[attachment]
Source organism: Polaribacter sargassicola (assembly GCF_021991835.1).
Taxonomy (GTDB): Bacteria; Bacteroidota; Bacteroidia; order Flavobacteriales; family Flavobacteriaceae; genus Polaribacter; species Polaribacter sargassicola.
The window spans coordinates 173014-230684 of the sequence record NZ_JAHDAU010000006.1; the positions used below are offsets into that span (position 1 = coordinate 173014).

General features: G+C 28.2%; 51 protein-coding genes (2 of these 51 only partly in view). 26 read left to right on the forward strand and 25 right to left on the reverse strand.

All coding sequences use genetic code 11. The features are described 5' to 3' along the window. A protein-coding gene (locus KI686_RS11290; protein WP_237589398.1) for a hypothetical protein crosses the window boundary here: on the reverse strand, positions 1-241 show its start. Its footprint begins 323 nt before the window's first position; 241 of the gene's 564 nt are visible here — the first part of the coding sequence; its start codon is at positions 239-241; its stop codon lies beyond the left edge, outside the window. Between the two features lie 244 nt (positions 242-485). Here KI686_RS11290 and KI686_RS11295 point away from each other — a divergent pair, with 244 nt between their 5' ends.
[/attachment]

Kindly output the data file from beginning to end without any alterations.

Source organism: Polaribacter sargassicola (assembly GCF_021991835.1).
Taxonomy (GTDB): Bacteria; Bacteroidota; Bacteroidia; order Flavobacteriales; family Flavobacteriaceae; genus Polaribacter; species Polaribacter sargassicola.
The window spans coordinates 173014-230684 of the sequence record NZ_JAHDAU010000006.1; the positions used below are offsets into that span (position 1 = coordinate 173014).

General features: G+C 28.2%; 51 protein-coding genes (2 of these 51 only partly in view). 26 read left to right on the forward strand and 25 right to left on the reverse strand.

All coding sequences use genetic code 11. The features are described 5' to 3' along the window. A protein-coding gene (locus KI686_RS11290; protein WP_237589398.1) for a hypothetical protein crosses the window boundary here: on the reverse strand, positions 1-241 show its start. Its footprint begins 323 nt before the window's first position; 241 of the gene's 564 nt are visible here — the first part of the coding sequence; its start codon is at positions 239-241; its stop codon lies beyond the left edge, outside the window. Between the two features lie 244 nt (positions 242-485). Here KI686_RS11290 and KI686_RS11295 point away from each other — a divergent pair, with 244 nt between their 5' ends.